When Wales faced George Best, Billy Bremner and Jack Charlton for Rest of the UK
Wales' rivalries with England, Scotland and Northern Ireland are firmly established through history, so imagine if they had to take them all on in a one-off game?
That was the case for the Welsh national football team on 28 July, 1969, when they faced a scratch team drawn from the best players in the rest of the United Kingdom.
It was a formidable collection, including Manchester United's iconic Northern Irishman George Best, Leeds United's inspirational Scottish leader Billy Bremner and Jack Charlton, a defensive rock of England's World Cup triumph three years earlier.
Wales' side that day also had its share of stellar talents, such as future Liverpool striker John Toshack and Tottenham's double-winning winger Cliff Jones, who had played for Wales at the 1958 World Cup.
And it was the captain of that 1958 side, Dave Bowen, who managed Wales against the Rest of the UK, who were led by the mastermind behind England's 1966 World Cup victory, Alf Ramsey.
The same fixture had been played in 1951 to commemorate the 75th birthday of the Football Association of Wales (FAW).
In front of a crowd of 26,454 at Cardiff City's Ninian Park, two goals from Ivor Allchurch and one from Trevor Ford gave Wales a 3-2 victory over a Rest of the UK side featuring the likes of Tommy Docherty, Billy Wright and Nat Lofthouse.
George Best 'was hard as nails'
Looking for an occasion to mark the investiture of Prince Charles in 1969, the FAW arranged for the two teams to do battle once again at Ninian Park.
England and Tottenham midfielder Alan Mullery was one of four Englishmen in the Rest of the UK's star-studded starting line-up that day.
"It was quite a privilege to get picked in that side. To play with that calibre of players from the Home Nations was quite something," he told BBC Sport Wales.
"George Best was one of the world's greats. He was hard as nails as well - if you hit him, he just came back for more.
"When you played in the Home Championship, you certainly wanted to win because you didn't want to return to your club the next week and have the Scottish or Irish players having the bragging rights.
"I was in Ireland with Pat Jennings for an event recently, and it was great to reminisce about some of those games.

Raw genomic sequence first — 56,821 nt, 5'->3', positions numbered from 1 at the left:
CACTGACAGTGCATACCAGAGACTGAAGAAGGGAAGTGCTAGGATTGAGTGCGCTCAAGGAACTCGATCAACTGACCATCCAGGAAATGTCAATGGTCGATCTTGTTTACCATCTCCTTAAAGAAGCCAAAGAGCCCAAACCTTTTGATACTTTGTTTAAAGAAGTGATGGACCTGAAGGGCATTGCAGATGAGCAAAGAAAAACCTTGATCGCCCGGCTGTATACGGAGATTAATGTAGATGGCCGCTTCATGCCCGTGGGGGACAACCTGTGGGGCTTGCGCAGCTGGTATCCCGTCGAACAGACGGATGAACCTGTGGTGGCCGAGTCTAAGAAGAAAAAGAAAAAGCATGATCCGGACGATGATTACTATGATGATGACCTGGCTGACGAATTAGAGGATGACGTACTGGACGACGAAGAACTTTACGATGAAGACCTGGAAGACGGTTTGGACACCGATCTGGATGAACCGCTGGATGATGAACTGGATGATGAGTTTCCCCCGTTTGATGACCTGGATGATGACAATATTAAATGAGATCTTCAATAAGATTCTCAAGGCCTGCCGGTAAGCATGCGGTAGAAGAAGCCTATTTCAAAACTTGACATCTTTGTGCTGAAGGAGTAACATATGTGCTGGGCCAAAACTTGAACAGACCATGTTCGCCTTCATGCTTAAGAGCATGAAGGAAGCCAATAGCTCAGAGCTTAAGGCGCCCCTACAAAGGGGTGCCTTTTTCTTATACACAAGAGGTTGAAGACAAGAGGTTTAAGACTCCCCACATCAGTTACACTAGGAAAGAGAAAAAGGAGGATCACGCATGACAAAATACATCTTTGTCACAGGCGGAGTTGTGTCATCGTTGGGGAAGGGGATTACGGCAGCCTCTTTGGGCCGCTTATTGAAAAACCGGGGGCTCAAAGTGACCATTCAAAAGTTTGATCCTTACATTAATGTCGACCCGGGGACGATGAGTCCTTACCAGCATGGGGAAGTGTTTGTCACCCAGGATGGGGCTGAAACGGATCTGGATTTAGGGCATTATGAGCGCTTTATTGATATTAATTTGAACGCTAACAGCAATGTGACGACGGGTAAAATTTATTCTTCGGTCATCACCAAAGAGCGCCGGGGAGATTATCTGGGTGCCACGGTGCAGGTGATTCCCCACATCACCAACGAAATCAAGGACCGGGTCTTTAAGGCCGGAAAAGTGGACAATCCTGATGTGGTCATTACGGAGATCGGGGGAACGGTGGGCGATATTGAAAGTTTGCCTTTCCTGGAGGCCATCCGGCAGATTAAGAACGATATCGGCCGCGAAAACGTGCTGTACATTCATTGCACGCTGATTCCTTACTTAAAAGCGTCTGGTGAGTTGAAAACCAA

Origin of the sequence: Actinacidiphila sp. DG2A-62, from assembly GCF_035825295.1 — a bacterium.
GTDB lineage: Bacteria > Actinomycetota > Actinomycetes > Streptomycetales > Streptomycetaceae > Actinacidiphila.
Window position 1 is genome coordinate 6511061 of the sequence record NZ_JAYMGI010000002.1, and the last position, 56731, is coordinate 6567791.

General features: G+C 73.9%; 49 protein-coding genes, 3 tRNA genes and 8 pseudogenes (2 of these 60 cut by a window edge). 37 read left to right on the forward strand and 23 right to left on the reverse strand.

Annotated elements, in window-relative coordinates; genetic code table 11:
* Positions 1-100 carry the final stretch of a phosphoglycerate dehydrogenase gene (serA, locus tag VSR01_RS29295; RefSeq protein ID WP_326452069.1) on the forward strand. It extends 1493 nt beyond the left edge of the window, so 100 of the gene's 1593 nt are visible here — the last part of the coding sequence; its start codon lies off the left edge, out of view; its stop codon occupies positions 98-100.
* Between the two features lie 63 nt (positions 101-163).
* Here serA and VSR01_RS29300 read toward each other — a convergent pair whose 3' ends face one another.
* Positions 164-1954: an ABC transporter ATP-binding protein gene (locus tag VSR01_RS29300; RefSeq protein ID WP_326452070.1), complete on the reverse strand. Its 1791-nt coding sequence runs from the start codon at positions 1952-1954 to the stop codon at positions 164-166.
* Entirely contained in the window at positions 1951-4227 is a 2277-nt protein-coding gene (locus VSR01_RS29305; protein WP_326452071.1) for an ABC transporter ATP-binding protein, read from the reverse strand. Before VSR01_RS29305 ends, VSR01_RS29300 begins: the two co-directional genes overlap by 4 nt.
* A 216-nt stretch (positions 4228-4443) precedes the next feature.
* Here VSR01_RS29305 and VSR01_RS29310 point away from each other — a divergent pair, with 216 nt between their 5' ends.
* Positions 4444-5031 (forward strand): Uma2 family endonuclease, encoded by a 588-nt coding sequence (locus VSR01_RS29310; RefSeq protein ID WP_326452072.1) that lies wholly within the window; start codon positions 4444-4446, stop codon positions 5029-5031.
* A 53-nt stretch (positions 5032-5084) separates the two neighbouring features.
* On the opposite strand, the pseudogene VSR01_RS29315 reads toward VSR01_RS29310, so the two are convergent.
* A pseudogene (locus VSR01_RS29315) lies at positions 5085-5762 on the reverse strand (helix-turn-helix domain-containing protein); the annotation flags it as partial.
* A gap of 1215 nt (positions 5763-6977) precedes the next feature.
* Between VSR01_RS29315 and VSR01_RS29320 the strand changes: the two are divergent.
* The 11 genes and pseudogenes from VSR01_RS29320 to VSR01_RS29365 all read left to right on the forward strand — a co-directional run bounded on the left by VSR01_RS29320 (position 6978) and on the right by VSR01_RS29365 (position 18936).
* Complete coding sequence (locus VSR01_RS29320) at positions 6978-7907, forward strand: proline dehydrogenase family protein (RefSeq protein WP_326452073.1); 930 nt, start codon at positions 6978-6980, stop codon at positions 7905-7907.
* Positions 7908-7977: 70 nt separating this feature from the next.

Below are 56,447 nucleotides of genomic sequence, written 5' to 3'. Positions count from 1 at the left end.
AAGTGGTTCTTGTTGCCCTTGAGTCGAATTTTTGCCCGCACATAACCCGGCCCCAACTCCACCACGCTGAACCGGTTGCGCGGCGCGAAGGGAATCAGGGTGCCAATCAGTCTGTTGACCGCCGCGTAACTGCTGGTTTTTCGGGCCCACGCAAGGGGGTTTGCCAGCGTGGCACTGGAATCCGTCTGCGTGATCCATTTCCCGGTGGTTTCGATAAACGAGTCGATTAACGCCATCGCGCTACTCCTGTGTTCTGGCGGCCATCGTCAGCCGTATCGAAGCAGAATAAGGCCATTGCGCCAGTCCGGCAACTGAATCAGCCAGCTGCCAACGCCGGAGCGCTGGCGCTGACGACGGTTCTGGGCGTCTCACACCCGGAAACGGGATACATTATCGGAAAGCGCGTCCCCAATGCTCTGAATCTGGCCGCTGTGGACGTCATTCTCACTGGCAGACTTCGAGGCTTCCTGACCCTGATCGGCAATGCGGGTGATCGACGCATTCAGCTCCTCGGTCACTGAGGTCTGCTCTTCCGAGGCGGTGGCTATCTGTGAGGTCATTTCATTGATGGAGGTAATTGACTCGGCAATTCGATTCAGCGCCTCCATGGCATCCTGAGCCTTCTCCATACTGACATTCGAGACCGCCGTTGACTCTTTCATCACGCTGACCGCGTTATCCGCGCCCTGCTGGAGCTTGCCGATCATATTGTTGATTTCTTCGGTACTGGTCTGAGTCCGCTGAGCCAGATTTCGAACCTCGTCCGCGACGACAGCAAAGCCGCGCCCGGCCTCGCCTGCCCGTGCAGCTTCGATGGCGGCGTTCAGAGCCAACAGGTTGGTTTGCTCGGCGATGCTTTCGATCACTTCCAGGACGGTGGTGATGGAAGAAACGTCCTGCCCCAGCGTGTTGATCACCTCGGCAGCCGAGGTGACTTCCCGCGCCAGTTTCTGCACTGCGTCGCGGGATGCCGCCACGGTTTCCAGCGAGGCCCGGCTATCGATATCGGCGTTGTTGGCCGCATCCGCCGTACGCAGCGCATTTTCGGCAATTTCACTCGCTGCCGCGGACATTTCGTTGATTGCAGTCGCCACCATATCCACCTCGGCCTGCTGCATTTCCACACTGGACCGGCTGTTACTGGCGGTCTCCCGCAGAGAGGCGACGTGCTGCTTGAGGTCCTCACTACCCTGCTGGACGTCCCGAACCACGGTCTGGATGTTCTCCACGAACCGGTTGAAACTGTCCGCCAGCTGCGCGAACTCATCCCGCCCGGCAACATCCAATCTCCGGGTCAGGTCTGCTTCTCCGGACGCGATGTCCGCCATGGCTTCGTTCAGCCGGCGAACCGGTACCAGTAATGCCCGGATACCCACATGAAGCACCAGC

"Willie Henderson was playing in that match and I remember him asking me specifically to pass it to him from 10 yards or closer. I asked him why and he said: 'Because I'm blind!'
"It turns out he couldn't see anything beyond 20 yards. I couldn't believe it - he'd been playing for Rangers all those years and still he'd run at defenders."
The teams that day
Wales: Gary Sprake, Peter Rodrigues, Mike England, Terry Hennessey, Rod Thomas, Barrie Jones, Graham Moore, Ronnie Rees (Gil Reece, 81), Cliff Jones, Ron Davies, John Toshack.
Rest of the UK: Pat Jennings, John Greig, Terry Cooper (Keith Newton, 46), Jack Charlton, Tommy Gemmell, Billy Bremner, Alan Mullery, George Best, Derek Dougan, Franny Lee (Willie Henderson, 46), John Hughes.
Eighteen years on from their victory in 1951, Wales were unable to repeat the trick as they lost 1-0 at Ninian Park, with England striker Franny Lee scoring the only goal in the 33rd minute.
Although the line-ups that day gave the fixture a fantasy football feel, the FAW deemed this an official 'A' game and awarded caps to the Wales players involved.
Toshack, who was 20 at the time, was making his sixth senior international appearance, while the team's more experienced players that day included Mike England and his former Tottenham team-mate Cliff Jones.
"I remember playing with John Toshack as he was just making his way with Cardiff City. He became a top-class front player, one of Wales' best," Jones told BBC Sport Wales.
"And the fact George Best played says it all. Georgie had to be one of the greats.
"I can remember his first game for Northern Ireland at the Vetch Field in Swansea. There were two players I'd never heard of before that day - Pat Jennings in goal and George Best on the right wing. Those two young players were just a different class.
"Franny Lee was a good player, strong and powerful, and Billy Bremner and Jackie Charlton were tough players. I kept out of the way of them!
"Alan Mullery was a terrific player and he's a terrific character. I still work with him at Tottenham on a match day.
"We're still friends now. There was a lot more of an attachment between the players in our day than there seems to be now with players these days.
"There was a lot more attachment between us and the supporters as well. We didn't earn that much more than the supporters.
"Our manager at Tottenham, Bill Nicholson, used to say the most important people at the club were not players or management but the supporters. He said 'they pay your wages' and told us how important the supporters were.
"And I played at the World Cup with [Wales manager] Dave Bowen. The way he spoke and the way he led the team meetings, you knew he'd go into some form of management or coaching. He was a good bloke."
How would the teams look 50 years on?
If the same match was to take place today, who would you select in the Rest of the UK to take on Ryan Giggs' Wales?
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